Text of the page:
Thursday May 9, 2024


A study has revealed the way salmon caught at different points in time are evolving genetically due to fish-catching activities. Atlantic Salmon, caught when fish are migrating to spawn, are genetically different from their other counterparts elsewhere. 

The study on wild salmon in the northern Baltic Sea pointed out that during the early part of the fishing season, fishing activity chiefly targets salmon carrying a “large salmon genetic variant.” 

The variant guides Atlantic Salmon to grow large and to mature at an older age, an important characteristic for the fishing and viability of Salmon stocks.

The findings are published in the journal Evolutionary Applications.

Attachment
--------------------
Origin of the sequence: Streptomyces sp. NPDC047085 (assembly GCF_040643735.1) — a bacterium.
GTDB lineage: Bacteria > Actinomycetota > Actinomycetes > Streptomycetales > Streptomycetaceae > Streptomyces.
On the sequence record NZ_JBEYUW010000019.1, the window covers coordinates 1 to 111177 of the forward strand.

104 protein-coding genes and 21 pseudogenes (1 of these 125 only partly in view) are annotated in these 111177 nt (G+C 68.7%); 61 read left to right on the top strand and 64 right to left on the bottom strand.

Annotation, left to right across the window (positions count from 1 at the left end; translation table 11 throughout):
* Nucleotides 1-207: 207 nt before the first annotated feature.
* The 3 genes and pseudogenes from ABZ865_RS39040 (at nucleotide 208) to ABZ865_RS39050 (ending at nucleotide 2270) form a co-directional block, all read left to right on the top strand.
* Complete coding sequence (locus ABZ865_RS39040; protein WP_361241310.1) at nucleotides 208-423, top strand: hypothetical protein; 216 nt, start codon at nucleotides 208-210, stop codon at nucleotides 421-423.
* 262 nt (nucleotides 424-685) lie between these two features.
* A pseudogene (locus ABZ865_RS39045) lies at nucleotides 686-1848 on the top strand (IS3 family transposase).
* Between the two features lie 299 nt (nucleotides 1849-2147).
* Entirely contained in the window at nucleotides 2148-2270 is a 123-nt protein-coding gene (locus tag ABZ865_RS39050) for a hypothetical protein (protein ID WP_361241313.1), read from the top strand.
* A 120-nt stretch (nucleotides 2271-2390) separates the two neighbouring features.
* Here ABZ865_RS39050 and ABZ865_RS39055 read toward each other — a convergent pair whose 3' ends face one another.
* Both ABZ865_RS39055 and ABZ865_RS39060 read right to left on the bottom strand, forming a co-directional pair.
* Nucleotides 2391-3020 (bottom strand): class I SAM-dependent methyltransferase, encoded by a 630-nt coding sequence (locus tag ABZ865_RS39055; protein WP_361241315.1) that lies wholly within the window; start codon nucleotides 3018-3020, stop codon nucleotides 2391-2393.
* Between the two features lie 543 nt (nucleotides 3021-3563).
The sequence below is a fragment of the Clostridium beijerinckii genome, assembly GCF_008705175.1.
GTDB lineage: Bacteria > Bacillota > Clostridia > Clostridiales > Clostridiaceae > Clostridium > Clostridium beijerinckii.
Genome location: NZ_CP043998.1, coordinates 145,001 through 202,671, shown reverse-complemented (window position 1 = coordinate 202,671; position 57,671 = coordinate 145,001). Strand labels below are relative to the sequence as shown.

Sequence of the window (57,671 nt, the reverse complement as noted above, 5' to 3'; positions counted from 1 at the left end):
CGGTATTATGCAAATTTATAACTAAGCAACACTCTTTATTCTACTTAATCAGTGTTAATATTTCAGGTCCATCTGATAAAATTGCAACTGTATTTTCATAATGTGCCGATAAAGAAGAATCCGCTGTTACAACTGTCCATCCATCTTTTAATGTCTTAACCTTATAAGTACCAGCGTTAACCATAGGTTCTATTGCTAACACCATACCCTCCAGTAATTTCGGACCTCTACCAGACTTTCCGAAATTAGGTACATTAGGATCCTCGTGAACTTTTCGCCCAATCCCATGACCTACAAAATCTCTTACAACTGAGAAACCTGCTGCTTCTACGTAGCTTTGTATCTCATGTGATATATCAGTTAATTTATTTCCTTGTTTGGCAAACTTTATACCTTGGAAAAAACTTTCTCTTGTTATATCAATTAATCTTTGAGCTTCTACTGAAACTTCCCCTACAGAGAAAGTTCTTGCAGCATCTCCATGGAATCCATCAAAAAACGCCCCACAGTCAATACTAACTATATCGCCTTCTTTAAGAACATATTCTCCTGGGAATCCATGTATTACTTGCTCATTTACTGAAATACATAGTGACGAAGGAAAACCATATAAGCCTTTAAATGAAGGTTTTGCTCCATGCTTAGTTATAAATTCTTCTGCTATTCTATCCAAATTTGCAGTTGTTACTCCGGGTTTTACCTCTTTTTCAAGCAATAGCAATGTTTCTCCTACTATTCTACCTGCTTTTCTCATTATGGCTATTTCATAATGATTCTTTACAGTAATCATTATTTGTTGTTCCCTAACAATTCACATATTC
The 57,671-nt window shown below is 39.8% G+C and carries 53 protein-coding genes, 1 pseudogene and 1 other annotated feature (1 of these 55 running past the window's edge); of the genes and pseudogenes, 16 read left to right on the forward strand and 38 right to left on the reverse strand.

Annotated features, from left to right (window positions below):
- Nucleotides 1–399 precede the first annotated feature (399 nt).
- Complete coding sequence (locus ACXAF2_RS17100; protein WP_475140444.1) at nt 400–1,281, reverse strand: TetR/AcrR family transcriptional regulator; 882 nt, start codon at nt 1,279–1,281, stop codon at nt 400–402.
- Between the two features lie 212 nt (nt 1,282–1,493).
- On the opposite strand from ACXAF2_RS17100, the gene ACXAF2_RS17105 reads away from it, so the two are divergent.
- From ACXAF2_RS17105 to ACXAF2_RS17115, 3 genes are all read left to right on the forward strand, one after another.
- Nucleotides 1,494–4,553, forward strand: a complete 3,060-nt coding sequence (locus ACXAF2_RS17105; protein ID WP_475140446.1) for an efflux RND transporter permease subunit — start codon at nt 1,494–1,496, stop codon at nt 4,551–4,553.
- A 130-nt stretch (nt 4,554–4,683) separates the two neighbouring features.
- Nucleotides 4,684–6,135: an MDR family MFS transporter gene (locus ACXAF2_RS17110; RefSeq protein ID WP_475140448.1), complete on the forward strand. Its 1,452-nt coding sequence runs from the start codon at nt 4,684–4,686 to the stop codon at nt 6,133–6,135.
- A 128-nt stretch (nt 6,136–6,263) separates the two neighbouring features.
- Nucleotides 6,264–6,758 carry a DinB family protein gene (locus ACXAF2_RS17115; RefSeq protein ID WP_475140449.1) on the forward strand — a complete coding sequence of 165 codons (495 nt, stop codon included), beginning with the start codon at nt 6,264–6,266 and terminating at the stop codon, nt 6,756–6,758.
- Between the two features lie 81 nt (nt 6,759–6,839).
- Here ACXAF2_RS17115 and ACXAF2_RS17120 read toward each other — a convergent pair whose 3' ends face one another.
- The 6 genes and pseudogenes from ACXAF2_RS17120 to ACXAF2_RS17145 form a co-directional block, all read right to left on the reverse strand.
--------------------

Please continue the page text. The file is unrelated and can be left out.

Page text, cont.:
Scientists pursued genetic analyses on thousands of wild salmon caught between 1928 and 2020 from the northern Baltic Sea region. 

Fishers caught salmon with the “large salmon variant” more often in the early than late fishing season.

“This finding suggests that the timing of fishing may cause evolutionary changes in the age and size that Atlantic salmon reach before maturation. Intensive fishing especially in the early fishing season may lead to the ‘large salmon variant’ becoming rarer and to salmon spawning at a younger age and smaller size,” the lead author of the study Antti Miettinen, PhD, from the Faculty of Biological and Environmental Sciences at the University of Helsinki, said in an official statement. 

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